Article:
According to customer experience research and consulting firm Temkin Group, customers judge their experience with any business based on three basic components: success, effort and emotion.
From a customer’s perspective, success means, “Can I do what I want/need to with the business?” In the very likely event your business has “tire” and/or “auto service” in its name, then customers recognize there’s a high probability that you can satisfy their tire and/or vehicle service needs before they even contact you.
Effort means “how easy is it for me to do what I want/need to with the business?” This is about convenience and the ease of doing business with you. Along with multiple locations, most of my clients have extended hours plus shuttle transportation and/or loaner vehicles to make it as easy as possible for them to get their vehicle serviced.
Emotion means “how does the interaction make me feel?” Temkin Group’s research shows this emotion area is far and away the lowest rated component of customer experience of the 20 industries they examine. In these past 10 years of specializing in the tire/auto service industry, I can confirm that this is absolutely the lowest performing area for tire dealers as well.
Why is this important? Because as I wrote in my January 2015 article, “Rise of the Machines,” emotional engagement is a major driver of customer loyalty and advocacy for your brand.
Understandably, people prefer to be treated like human beings. Sadly, most tire/auto service businesses fail at this critical “emotion” component. With no process in place, they default to treating customers like just another job, another ticket, another vehicle in their daily car count.
As an example, about seven years ago, I was on an undercover mission visiting a half dozen or so of my client’s stores to check out employees on the job before I trained them. For this, I would spend two or three hours in the morning and two or three hours in the afternoon at each location, observing interactions from the waiting area. Of course, without a vehicle being serviced, employees would certainly become suspicious of me hanging around, so through the ownership, I was introduced as a consultant who would be evaluating how customers were using the waiting area to suggest improvements. In reality, I wasn’t doing that at all. I was watching the employees and how they interacted with customers and each other.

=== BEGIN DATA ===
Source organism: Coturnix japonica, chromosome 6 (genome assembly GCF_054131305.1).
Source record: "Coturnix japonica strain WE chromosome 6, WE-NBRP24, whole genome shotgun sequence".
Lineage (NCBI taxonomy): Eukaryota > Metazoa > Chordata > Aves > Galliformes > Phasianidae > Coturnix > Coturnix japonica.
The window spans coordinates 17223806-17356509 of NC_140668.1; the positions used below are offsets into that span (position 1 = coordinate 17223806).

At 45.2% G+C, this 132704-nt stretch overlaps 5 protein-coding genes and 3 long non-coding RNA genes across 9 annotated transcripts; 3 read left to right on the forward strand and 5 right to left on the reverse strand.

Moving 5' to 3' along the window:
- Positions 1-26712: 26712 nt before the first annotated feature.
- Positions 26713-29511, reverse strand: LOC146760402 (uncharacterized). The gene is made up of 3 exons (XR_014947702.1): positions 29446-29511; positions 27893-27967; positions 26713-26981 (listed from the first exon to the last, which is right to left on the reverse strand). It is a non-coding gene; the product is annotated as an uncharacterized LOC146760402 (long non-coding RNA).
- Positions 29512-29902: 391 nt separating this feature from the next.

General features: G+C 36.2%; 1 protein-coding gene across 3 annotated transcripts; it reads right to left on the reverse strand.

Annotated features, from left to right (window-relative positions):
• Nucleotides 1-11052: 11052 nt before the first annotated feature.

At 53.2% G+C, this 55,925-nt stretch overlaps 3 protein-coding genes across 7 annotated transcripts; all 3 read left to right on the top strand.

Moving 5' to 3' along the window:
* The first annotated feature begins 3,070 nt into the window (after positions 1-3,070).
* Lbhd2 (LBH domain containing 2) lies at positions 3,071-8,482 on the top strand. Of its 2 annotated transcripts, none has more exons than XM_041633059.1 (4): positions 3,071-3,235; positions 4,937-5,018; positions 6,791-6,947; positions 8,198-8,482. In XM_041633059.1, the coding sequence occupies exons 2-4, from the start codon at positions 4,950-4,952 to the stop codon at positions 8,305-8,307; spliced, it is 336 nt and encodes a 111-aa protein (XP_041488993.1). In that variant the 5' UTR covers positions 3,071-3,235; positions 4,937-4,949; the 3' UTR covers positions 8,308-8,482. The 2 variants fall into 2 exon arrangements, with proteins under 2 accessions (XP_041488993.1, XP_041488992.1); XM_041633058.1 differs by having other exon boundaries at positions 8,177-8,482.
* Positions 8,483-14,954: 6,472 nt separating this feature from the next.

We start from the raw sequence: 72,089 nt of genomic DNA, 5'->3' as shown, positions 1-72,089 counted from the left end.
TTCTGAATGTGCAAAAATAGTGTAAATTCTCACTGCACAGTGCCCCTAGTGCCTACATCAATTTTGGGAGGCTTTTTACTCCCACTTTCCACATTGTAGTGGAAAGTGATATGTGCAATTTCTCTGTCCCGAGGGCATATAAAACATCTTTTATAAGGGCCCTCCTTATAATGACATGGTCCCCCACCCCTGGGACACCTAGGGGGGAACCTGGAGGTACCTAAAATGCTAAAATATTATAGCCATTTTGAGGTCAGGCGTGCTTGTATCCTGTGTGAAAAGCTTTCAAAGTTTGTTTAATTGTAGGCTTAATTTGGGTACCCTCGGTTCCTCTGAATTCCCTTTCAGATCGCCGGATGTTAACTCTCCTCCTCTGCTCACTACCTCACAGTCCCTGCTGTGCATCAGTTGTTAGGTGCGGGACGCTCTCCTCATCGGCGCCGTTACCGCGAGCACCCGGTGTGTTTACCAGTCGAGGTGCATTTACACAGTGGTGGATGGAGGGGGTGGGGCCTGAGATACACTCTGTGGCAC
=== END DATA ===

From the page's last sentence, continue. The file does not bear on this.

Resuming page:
A woman who appeared to be in her mid 30s arrived, and I overheard her communicating with the counter salesperson that she had an appointment scheduled for a front brake job on her Toyota Camry. She was told the work would take about two hours to complete, and surprisingly, she decided to wait while the work was being performed. I witnessed her entire experience, start to finish from arrival to departure.
At the counter, the salesperson responded to her desire to wait with “Okay, we’ll call you when it’s ready.” She sat directly across from me in the rather bleak waiting area featuring eight chairs, the Sunday newspaper (it was Wednesday), three Car & Driver magazines (I read all of them), and a 40-in. flat-screen TV that played CNN the entire time.
Approximately two hours and 10 minutes later, one of the counter salespeople called out “Toyota Camry.” At that time, there was only one other customer in the waiting room with us. Realizing her vehicle was being called, she raised her gaze from the book she was reading and the employee instructed, “All set.”
Back at the counter, the employee turned her invoice around and pointed down to it: “We did the brakes with new rotors and pads, just sign this, and I’ll take your credit or debit card.” She paid and left. Not once did any of the three employees working the front of the store use her name or even bother to check in with her while she waited.